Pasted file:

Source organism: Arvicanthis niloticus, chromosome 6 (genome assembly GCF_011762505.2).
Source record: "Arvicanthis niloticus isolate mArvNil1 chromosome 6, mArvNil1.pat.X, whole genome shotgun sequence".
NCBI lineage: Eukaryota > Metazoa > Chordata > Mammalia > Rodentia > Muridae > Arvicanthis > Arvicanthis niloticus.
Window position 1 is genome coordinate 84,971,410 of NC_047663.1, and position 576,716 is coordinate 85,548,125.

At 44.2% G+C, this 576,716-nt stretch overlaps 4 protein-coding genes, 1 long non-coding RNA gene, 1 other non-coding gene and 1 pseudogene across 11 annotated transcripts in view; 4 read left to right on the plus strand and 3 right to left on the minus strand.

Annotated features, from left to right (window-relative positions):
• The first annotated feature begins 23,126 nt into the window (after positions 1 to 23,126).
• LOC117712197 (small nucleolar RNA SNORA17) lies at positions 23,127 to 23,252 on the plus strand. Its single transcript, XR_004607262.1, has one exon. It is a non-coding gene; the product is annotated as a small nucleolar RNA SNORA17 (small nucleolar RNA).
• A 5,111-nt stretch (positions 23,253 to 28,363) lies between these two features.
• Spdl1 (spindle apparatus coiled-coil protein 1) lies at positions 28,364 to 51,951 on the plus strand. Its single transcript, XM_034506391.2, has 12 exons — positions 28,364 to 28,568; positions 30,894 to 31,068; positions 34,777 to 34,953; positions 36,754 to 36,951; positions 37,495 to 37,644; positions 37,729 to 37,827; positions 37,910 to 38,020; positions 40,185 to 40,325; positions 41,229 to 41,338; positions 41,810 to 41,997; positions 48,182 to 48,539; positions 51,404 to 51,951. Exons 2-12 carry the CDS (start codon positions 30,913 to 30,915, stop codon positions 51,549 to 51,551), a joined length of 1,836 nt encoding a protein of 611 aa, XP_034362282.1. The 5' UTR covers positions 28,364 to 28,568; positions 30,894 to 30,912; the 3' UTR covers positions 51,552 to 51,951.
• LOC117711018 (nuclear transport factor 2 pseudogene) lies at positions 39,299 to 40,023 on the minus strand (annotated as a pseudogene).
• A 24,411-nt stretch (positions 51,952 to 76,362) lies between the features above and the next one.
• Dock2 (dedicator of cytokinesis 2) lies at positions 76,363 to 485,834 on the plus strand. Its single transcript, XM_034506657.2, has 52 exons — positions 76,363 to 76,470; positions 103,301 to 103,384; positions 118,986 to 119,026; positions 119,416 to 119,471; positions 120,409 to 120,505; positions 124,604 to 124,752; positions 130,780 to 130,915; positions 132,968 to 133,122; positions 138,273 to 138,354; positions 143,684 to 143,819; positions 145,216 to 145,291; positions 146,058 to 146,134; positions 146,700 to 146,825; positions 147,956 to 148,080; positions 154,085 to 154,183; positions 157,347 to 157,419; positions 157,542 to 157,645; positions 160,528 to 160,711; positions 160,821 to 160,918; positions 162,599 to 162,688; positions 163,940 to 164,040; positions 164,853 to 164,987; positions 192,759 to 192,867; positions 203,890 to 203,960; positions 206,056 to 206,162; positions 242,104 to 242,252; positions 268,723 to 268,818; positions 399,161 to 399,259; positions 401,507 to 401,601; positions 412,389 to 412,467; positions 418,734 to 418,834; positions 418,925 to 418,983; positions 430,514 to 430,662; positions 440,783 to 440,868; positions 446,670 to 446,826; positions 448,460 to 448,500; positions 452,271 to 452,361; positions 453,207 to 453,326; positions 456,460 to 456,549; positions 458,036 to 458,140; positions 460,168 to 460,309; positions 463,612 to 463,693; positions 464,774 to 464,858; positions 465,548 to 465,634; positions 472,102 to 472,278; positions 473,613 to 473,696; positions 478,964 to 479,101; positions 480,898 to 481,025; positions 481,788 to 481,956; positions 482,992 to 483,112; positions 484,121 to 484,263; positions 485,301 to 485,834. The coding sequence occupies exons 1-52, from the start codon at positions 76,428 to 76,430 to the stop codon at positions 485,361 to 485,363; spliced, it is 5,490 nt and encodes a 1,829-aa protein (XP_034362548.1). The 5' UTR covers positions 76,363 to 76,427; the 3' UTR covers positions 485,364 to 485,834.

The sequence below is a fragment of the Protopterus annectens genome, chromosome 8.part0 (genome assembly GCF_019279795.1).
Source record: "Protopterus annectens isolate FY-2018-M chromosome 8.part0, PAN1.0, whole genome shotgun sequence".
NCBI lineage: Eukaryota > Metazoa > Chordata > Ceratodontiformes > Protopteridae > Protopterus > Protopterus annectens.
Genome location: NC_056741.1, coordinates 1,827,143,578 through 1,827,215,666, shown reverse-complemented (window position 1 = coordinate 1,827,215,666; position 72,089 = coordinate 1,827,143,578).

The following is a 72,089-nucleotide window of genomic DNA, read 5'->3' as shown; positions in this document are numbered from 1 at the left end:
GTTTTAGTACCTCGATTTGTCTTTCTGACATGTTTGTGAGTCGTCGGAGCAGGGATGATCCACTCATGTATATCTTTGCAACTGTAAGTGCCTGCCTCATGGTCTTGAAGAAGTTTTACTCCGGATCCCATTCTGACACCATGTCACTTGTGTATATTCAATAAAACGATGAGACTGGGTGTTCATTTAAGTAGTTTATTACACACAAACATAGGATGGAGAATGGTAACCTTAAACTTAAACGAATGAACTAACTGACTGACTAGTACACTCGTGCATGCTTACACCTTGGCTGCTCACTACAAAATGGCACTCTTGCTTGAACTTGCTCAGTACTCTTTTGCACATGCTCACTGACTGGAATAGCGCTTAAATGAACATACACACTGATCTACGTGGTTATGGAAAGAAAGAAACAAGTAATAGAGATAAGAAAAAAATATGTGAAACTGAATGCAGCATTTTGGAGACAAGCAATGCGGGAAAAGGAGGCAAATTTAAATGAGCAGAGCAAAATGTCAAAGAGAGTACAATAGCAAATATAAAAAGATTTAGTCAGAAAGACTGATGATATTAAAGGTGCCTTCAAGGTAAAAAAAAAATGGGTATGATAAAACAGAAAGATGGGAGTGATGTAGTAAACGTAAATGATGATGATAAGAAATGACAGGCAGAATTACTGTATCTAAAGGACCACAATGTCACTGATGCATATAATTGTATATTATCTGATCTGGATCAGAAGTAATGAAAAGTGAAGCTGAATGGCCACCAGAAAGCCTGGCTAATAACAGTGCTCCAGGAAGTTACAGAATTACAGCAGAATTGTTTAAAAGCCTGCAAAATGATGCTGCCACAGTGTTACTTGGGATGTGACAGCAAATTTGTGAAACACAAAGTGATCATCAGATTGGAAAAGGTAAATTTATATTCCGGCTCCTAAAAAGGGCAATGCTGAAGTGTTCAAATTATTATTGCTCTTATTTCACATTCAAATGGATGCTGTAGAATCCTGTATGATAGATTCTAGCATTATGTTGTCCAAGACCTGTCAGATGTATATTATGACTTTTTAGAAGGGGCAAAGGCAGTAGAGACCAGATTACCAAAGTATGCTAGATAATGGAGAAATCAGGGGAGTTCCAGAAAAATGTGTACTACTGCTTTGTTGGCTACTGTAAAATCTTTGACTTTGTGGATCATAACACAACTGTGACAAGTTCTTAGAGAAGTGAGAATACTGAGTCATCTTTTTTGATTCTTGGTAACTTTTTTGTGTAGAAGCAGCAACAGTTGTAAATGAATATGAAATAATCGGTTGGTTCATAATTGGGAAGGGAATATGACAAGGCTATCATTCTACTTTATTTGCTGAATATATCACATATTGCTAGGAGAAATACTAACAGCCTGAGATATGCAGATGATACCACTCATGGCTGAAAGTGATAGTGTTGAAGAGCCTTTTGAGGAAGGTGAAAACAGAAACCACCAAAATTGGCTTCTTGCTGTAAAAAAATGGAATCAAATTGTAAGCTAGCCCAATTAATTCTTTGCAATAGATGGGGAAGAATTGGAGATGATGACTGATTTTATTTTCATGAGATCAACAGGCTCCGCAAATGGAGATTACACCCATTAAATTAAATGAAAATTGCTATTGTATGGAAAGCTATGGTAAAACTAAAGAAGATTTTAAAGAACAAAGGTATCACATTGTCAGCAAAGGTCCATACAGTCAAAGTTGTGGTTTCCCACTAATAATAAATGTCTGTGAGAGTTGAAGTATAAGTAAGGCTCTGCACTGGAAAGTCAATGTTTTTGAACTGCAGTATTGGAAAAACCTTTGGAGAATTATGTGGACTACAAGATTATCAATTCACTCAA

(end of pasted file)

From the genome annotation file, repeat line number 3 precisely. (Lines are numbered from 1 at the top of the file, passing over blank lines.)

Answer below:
NCBI lineage: Eukaryota > Metazoa > Chordata > Mammalia > Rodentia > Muridae > Arvicanthis > Arvicanthis niloticus.